By STUDY28|Violette Stepaniuk
When it comes to engagement, the recently closed exhibition M.C. Escher: The Mathemagician at the National Gallery of Canada was a first for me. Never before have I devoted so much time and thought to one exhibition: three visits, a guided tour, a chat with the curator, and a bit of research to boot. I didn’t plan to get so involved, but the more I saw and learned, the more I wanted to dig deeper. All this engagement led to unexpected insight and new appreciation of Escher’s work.
My visit to this Escher retrospective coincided with a guided tour by its curator Sonia Del Re. Not surprisingly, much of the exhibition was devoted to the famous, mind-twisting and awe-inspiring prints based on the regular division of the plane (patterns of repeating shapes or tessellations) and the impossible spaces. As the curator shared facts about Escher’s life and work, one remark in particular caught my attention. With respect to the regular division prints, Del Re said that Escher was able to take complex concepts and present them in a simple and approachable way.
Although I knew that Escher’s work was based on math, the idea that these mind-boggling designs could be presenting anything in a simple way had not occurred to me. The figurative nature of Escher’s art makes it easy to admire the amazing detail and complexity in his prints, but it doesn’t make them simple.
The curator’s remark also reminded me of what I had learned about abstract art: the object of abstraction is to strip down the figurative elements until only the essence remains; in other words, to go from familiar to complex.
The two concepts clashed in my mind. Much of abstract art does not look complex, quite the opposite, it often looks like something a child could do. Escher’s work, on the other hand, looks like something few adults could do, so it’s hard to think of it as expressing something in a simple way.
Following the tour I reached out to the curator to learn more. She elaborated in a telephone interview.
Imaging mathematical concepts
“When you think back to the beginning of the 20th century (beginning of Escher’s production), we think of cubism, particularly Picasso,” said Del Re. “Picasso was taking figurative shapes, so say a female model, or female portrait, and turning them into abstract shapes. Escher did exactly the opposite.
“Instead of trying to break with the past and break with tradition, he’s really focusing on the idea of putting difficult things to understand into shape. So, he is really into that tradition of the old masters, where he is imaging and imaginating things for us. For me he is a real traditionalist in that sense…
“What he is doing in his later mathematical works (regular division of the plane) is taking concepts that can be very complex for us to comprehend because they are, in fact, based on mathematical formulas…and he is turning these mathematical formulas into images. For example, in his series Circle Limit, he is using one shape (such as a fish) and repeating it to infinity within a circle, constantly diminishing that one shape. And then we get the impression that that one shape basically dissipates into space, becoming smaller and smaller continually.”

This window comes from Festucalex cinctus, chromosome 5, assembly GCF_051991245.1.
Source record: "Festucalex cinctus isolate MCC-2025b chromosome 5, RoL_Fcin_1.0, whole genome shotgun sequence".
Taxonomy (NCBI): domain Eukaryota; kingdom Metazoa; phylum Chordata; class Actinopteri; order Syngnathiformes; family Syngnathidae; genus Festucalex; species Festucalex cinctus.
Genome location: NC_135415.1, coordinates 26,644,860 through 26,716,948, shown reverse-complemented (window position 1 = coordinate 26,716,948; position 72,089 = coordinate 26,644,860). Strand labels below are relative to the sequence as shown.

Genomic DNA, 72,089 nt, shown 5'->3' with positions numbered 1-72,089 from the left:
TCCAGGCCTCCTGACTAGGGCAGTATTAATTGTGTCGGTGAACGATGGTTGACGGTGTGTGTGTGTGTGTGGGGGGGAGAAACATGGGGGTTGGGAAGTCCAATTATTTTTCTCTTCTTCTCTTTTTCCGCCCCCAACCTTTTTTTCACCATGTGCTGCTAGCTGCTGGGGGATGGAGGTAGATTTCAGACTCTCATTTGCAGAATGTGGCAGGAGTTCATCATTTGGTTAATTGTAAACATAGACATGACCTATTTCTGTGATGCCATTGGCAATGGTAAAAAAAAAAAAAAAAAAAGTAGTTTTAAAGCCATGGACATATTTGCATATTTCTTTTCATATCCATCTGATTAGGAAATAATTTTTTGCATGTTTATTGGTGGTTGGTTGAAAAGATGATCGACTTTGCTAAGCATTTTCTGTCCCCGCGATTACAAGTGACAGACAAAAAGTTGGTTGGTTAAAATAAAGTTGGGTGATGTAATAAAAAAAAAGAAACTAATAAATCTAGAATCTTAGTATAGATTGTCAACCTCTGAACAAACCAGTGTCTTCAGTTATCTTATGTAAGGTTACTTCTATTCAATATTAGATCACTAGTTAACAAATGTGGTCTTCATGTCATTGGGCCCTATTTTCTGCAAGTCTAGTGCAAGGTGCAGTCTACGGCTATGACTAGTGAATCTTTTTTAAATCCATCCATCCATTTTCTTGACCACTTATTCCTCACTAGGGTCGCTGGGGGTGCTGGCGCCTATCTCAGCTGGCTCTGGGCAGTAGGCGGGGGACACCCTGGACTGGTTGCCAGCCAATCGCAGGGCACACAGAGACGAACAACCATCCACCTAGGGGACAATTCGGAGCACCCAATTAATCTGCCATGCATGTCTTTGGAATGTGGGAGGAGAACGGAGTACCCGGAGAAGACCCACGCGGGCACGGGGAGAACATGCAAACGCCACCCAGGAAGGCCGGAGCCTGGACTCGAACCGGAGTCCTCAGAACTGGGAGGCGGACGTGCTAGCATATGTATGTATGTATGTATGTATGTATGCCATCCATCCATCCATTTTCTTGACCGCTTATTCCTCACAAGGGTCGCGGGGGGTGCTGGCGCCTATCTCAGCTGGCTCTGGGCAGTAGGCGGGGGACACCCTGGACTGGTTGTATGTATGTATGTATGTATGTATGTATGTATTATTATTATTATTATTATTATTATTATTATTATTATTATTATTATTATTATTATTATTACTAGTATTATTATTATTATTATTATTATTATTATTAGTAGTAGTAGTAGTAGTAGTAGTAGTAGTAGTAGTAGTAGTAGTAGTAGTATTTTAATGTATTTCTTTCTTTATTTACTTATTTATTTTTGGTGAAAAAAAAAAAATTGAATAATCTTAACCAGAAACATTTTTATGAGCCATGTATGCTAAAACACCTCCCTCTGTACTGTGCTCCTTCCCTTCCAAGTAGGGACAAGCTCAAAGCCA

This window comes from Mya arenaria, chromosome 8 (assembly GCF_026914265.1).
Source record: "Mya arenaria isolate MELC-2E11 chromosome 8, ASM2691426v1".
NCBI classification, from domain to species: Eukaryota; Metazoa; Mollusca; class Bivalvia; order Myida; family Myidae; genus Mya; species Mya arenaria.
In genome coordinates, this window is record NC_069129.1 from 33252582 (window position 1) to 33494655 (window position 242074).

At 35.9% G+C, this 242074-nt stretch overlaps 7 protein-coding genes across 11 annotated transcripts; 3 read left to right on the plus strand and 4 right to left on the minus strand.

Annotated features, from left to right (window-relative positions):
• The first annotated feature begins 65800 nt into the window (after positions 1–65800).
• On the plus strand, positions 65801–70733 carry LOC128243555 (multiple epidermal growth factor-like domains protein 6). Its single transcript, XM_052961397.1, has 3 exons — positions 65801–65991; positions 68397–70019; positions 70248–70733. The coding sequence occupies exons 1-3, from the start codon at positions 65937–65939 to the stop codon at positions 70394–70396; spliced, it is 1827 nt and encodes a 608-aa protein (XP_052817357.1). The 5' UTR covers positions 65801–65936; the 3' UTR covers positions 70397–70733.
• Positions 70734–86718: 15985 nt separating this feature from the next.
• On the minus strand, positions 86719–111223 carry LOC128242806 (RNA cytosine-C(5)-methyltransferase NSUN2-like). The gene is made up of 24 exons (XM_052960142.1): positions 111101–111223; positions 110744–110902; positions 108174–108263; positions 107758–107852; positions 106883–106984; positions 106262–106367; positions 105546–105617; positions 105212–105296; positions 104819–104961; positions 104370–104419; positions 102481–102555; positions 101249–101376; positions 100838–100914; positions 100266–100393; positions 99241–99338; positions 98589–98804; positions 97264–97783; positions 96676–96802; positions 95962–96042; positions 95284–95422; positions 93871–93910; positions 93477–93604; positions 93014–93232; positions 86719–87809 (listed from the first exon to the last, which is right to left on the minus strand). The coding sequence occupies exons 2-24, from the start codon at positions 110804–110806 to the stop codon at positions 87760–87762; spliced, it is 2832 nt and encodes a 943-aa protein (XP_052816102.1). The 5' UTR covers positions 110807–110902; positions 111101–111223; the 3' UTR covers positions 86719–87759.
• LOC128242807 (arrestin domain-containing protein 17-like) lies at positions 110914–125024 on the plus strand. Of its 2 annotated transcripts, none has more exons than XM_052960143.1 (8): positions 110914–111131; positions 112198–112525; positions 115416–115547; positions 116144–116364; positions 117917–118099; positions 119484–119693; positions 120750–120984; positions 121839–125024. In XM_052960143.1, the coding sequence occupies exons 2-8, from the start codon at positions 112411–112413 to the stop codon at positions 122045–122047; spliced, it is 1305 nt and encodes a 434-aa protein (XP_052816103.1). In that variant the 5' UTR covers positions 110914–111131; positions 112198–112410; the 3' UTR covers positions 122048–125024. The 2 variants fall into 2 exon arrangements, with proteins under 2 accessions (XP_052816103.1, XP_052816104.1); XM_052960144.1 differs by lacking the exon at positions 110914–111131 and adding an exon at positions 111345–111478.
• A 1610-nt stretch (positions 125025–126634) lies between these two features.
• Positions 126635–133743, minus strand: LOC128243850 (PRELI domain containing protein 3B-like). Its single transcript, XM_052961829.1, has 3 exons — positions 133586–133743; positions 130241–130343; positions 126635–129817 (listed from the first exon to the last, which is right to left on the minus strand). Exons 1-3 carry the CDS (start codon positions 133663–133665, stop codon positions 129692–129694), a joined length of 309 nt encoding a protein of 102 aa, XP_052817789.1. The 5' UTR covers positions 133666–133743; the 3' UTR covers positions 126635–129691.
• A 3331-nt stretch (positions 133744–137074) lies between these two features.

These mathematical works were inspired by elaborate tile designs that Escher studied and sketched at a Moorish castle near Granada, Spain, the Alhambra. Composed of geometric shapes, these patterns covered the whole surface of a floor for example, with no overlaps and no gaps.
“But Escher added several difficulties to that,” points out Del Re. “He wasn’t interested in pure geometrical shapes. He wanted the shapes to be familiar to people, so he integrated animals and human shapes in his patterns, so that the viewer can feel compelled by the artwork…He is not only making the patterns figurative – a lizard or a fish – but the shapes also transform from fish to bird, so he is adding two levels of difficulty.”
Defying conventions of composition
In the book Visions of Symmetry: Notebooks, Periodic Drawings, and Related Work of M.C. Escher, mathematician Doris Schattschneider refers to Escher’s prnts that include such transformations as picture stories. In her opinion works such as the Metamorphosis series (not part of the NGC exhibition) defy the conventions of composition. I asked Del Re for her take on this idea.
“It is on point with Escher because he is about transformation,” says Del Re. “In a regular composition you have to focus on one part of a story line, but I don’t think this is challenging enough for Escher…I think you can see that in other works as well. There is always some kind of movement in it and transformation; those are two key motives of his work. I do think that the Metamorphosis prints epitomize those two concepts. This is not a static moment, showing part of a story or a single figure; it’s one thing changing into another, etc., etc., to the end of the print. Typically, you cannot have this idea of constant evolution in one single image.”